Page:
Ethnic variations in asthma hospital admission, readmission and death: a retrospective, national cohort study of 4.62 million people in Scotland

Aziz Sheikh*, Markus F. C. Steiner, Genevieve Cezard, Narinder Bansal, Colin Fischbacher, Colin R. Simpson, Anne Douglas, Raj Bhopal, SHELS Researchers

*Corresponding author for this work

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Our previous meta-analysis found that South Asians and Blacks in the UK were at a substantially increased risk of hospital admission from asthma. These estimates were, however, derived from pooling data from a limited number of now dated studies, confined to only three very broad ethnic groups (i.e. Whites, South Asians and Blacks) and failed to take account of possible sex-related differences in outcomes within these ethnic groups. We undertook the first study investigating ethnic variations in asthma outcomes across an entire population.


This retrospective 9-year cohort study linked Scotland’s hospitalisation/death records on asthma to the 2001 census (providing ethnic group). We calculated age, country of birth and Scottish Index of Multiple Deprivation adjusted incident rate ratios (IRRs) for hospitalisation or death by sex for the period May 2001–2010. We calculated hazard ratios (HRs) for asthma readmission and subsequent asthma death.


We were able to link data on 4.62 million people (91.8 % of the Scottish population), yielding over 38 million patient-years of data, 1,845 asthma deaths, 113,795 first asthma admissions, and 107,710 readmissions (40,075 of which were for asthma). There were substantial ethnic variations in the rate of hospitalisation/death in both males and females. When compared to the reference Scottish White population, the highest age-adjusted rates were in Pakistani males (IRR = 1.59; 95 % CI, 1.30–1.94) and females (IRR = 1.50; 95 % CI, 1.06–2.11) and Indian males (IRR = 1.34; 95 % CI, 1.16–1.54), and the lowest were seen in Chinese males (IRR = 0.62; 95 % CI, 0.41–0.94) and females (IRR = 0.49; 95 % CI, 0.39–0.61).


There are very substantial ethnic variations in hospital admission/deaths from asthma in Scotland, with Pakistanis having the worst and Chinese having the best outcomes. Cultural factors, including self-management and health seeking behaviours, and variations in the quality of primary care provision are the most likely explanations for these differences and these now need to be formally investigated.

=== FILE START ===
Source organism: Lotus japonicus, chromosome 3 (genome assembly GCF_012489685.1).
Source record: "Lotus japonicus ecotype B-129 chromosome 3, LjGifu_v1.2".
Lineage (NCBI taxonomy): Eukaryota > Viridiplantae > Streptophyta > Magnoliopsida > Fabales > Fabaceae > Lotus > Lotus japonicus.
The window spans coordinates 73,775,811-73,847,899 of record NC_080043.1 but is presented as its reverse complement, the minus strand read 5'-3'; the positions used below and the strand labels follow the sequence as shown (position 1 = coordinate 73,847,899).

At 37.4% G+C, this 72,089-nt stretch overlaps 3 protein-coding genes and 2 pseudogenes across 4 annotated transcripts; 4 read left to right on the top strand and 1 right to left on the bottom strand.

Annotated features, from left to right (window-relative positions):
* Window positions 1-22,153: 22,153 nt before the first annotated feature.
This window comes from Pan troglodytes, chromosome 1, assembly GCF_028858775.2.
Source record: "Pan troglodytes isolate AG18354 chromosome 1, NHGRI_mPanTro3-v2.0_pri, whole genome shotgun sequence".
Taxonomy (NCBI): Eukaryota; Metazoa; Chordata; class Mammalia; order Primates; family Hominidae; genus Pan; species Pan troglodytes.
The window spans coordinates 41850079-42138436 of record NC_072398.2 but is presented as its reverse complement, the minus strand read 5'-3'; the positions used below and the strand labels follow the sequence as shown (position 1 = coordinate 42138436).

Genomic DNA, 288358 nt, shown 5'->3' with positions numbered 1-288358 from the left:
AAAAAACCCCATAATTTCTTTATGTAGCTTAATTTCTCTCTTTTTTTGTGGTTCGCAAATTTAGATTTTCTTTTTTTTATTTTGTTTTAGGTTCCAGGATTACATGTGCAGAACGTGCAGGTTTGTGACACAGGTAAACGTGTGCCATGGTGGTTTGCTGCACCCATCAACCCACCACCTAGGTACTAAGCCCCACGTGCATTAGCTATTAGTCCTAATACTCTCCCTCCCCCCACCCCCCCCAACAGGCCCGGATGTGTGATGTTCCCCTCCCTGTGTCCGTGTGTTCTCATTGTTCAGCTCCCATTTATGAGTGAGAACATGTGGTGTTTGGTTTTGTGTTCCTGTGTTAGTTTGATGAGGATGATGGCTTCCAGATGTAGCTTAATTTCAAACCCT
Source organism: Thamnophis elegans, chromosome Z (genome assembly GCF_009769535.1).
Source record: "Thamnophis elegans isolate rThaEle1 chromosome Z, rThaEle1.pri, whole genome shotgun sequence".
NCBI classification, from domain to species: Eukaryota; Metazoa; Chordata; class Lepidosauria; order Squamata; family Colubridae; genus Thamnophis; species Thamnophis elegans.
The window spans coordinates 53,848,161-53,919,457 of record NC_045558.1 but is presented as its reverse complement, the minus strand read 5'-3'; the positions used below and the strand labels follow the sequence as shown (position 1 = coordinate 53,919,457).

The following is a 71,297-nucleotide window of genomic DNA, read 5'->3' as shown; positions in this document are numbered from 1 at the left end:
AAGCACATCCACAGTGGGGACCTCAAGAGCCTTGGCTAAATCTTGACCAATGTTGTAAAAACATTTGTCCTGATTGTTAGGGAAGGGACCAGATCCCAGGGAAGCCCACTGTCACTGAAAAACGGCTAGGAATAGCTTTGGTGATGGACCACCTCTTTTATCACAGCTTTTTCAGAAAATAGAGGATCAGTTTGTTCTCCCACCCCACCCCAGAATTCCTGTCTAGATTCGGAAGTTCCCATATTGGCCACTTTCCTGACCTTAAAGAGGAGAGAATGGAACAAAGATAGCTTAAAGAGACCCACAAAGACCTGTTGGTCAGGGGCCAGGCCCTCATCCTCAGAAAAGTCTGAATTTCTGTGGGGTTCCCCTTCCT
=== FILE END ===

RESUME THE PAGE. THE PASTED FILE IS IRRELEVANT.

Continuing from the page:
Original languageEnglish
Article number3
Pages (from-to)1-9
Number of pages9
JournalBMC medicine
Publication statusPublished - 12 Jan 2016

Bibliographical note

We thank our SHELS collaborators at NHS Information Services Division and at National Records Scotland and the SHELS Phase 3 Steering Group. We acknowledge input to this report from Jenny Holmes, SHELS Study assistant. AS was supported by The Commonwealth Fund, a private independent foundation based in New York City. The views presented here are those of the authors and not necessarily those of The Commonwealth Fund, its directors, officers, or staff. AS is Director of the Asthma UK Centre for Applied Research; he also acknowledges the support of the Farr Institute.

Contributors from the Scottish Health and Ethnicity Linkage Study research team: these contributors served on the Steering Group and some on other important subgroups of SHELS, and therefore gave general direction that helped this analysis. Chris Povey was a co-applicant and the originator of the idea of linking the census data to the data held by ISD and he performed most of the linkage work, including developing linkage methods. Prof Jamie Pearce (co-applicant) advised especially on socioeconomic adjustment. Duncan Buchanan (co-applicant) chaired the analysis subgroup. Ganka Mueller (part study), Alex Stannard (part study) and Kirsty MacLachlan advised particularly in relation to National Records of Scotland contributions. These important contributions did not meet ICMJE authorship requirements.

Chief Scientist’s Office of the Scottish Government, British Lung Foundation and NHS Health Scotland.


  • asthma
  • death
  • epidemiology
  • ethnic variations
  • hospital admission


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